In volatile market conditions, the investment trust industry must repair damage done to the reputation of zeros
The zero dividend preference share was conceived after the 1987 stock market crash, their innovative structures providing investors with a low-risk investment at a time of volatile markets.
Since launch, zeros have established an enviable track record and demand for this type of security has boomed. Originally used for school fee-planning, their applications expanded to providing for mortgages and pension drawdown. However, investors will be rightly alarmed with the volatility of zeros in the past few months. Often marketed as alternatives to bonds or bank deposits, recent collapses in the share price of many zeros may have done perpetual damage to their reputation.
As stock markets have fallen over the past 18 months and trading volumes have abated, the split capital trust industry has been on a heavy marketing campaign.
Since the beginning of 1999, more than £9bn of total assets has been raised by splits. The structures of many of these new split capital trusts have become more complicated and made it hard to grasp the true risk profile of these investments. The zero is a class of share offered as part of the split capital investment trust. It offers the investor the security of a predetermined redemption date and price. Providing the underlying assets of the trust perform, the zero could be relied upon to meet a given liability.
Historically, underlying investments were straightforward direct equity portfolios with a bias towards yield to satisfy the demands of the other classes of shareholder. Zeros paid a premium over gilts to compensate holders for the additional equity risk of the underlying portfolio and the varying redemption dates.
Spreads in recent years have varied hugely to reflect the wide variety and risk profiles of the underlying portfolios. Investment houses launching new split capital trusts have taken advantage of low interest rates to introduce bank debt into split capital structures with first call on the assets ahead of the zero. This introduction of gearing to splits has been a key factor in raising the risk profile of the zero.
While gearing can have a positive impact on investments, some trusts have used substantial borrowing to make yields on zeros, and other classes of shares appear more attractive to the investor. High borrowings, combined with falling stock markets, have exposed many of these new zeros as highly volatile investments. The problem of volatility within the split capital trust sector has been compounded by an increase in the volatility of the underlying portfolios. Transparency of portfolios has been reduced with the strategy of investing in the shares of other splits. This makes assessing the risk of a split portfolio almost impossible for the average investor.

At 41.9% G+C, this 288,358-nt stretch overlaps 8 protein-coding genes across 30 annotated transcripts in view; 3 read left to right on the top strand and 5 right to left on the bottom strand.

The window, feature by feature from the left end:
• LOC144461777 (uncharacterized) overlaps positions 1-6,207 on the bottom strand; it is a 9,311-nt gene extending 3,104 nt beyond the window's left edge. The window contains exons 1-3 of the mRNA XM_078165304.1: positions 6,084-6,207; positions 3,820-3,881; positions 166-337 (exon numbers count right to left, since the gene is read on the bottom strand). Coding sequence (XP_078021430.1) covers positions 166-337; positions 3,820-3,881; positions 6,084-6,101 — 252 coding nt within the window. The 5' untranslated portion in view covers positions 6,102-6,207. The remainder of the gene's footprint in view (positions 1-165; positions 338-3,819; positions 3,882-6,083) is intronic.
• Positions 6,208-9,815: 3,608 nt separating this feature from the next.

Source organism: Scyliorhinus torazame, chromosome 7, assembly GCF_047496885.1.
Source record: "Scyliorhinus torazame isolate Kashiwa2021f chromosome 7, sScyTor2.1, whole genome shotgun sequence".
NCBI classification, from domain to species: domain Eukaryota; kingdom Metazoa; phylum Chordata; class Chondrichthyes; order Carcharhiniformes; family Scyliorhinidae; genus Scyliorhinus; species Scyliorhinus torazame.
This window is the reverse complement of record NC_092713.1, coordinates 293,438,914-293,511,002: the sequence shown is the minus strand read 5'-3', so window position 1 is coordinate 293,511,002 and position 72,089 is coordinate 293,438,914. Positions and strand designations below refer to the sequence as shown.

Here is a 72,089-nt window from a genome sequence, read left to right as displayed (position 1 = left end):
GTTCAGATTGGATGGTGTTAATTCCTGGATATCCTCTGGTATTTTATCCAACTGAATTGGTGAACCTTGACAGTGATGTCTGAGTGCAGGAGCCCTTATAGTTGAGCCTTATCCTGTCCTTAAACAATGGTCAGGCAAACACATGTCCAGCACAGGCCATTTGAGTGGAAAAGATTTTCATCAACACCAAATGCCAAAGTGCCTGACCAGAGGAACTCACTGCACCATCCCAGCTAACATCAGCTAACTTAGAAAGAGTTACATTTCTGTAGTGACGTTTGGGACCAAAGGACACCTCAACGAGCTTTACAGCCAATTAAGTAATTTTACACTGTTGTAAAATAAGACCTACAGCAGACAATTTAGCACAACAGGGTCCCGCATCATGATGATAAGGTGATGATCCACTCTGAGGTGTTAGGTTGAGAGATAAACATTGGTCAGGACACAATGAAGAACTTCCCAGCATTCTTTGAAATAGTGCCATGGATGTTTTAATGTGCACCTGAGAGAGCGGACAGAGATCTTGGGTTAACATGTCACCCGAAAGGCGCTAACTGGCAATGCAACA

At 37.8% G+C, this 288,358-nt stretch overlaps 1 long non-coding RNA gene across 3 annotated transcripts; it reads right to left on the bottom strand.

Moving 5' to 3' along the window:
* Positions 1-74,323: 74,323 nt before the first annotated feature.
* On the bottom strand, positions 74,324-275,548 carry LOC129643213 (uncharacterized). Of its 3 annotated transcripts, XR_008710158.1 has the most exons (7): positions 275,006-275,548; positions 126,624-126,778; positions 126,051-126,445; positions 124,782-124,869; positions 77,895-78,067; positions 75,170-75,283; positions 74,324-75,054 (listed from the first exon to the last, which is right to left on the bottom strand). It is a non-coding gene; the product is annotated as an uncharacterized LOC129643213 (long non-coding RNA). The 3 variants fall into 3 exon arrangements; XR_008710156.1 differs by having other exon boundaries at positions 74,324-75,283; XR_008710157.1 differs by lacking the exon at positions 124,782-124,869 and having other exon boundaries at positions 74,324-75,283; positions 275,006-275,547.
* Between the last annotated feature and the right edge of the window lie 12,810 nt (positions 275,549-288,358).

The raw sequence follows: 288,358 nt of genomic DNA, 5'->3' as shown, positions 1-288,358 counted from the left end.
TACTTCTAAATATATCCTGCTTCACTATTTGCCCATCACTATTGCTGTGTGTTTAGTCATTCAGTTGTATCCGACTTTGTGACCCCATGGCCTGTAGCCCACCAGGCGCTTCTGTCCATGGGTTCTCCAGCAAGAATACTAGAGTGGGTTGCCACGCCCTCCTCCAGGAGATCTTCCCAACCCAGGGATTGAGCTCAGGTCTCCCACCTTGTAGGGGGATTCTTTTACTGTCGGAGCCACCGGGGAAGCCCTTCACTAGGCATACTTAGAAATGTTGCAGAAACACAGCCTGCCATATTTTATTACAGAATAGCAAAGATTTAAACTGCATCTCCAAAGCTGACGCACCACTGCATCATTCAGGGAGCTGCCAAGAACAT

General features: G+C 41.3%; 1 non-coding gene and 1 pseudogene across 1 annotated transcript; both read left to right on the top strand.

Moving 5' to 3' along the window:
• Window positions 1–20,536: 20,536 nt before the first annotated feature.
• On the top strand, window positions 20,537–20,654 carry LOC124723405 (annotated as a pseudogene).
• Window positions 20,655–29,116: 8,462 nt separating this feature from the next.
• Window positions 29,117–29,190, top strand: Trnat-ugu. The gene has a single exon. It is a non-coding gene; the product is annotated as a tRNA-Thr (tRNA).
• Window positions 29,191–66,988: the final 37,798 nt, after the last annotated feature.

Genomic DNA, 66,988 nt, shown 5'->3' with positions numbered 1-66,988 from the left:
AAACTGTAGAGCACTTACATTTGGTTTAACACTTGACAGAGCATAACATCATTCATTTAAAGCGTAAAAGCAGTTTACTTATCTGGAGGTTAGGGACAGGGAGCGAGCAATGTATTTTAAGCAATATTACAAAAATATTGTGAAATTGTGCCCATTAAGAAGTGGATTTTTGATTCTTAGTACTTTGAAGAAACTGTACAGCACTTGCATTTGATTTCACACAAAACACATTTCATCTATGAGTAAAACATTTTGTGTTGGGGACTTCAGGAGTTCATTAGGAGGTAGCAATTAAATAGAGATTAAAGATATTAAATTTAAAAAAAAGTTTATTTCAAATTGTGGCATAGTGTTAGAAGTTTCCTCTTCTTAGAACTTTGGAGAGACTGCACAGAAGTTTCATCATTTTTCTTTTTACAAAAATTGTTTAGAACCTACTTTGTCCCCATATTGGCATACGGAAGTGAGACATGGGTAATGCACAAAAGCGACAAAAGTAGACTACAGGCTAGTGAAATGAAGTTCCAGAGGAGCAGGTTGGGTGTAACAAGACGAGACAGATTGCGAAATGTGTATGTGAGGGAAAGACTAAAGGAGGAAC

Traditionally, analysis of zeros has been reasonably straightforward. Analysts would assess the underlying portfolio and then make a judgement regarding the value of the zero by looking at the level of cover and the hurdle rate. The use of gearing and investment into the shares of other splits has made such analysis limited in assessing the risk of a zero. The amount of information available on the underlying investment performance is often limited and information on financial strength is often many months old before it is published.
There are currently up to 15 split capital trusts technically in breach of their banking covenants. For the income shareholders, some will face the prospect of dividend cuts or even worse. Having done much to improve the image of the investment trust industry, the next challenge will be to address the significant problems surrounding the split capital trust sector. Investing in zeros as a substitute for government gilts or corporate bonds is clearly not a fair comparison.
On an initial comparison, each type of security offers a predetermined redemption date and price. However, pricing and yields of bonds are rated by companies specialised in analysing credit risk. Bonds are clearly rated according to the financial strength of the underling issuer so investors can judge with a high degree of accuracy the level of risk involved.
While there are currently 56 zeros in issue, with a combined market capitalisation of £15bn, no rating system yet exists to assist investors in making an informed decision as to the level of risk they are taking. If a credit system had been in place, we doubt whether investors would have been so willing to treat zeros as a substitute to gilts or corporate bonds.
After considerable efforts by the investment trust industry to improve its image, it now faces a serious challenge. The spreads between gilts and zeros have, over recent years, narrowed considerably reflecting an impressive track record dating back to 1987 where no zero had not repaid its final redemption value. Now that track record has been tested, it could be a long time before confidence is restored.
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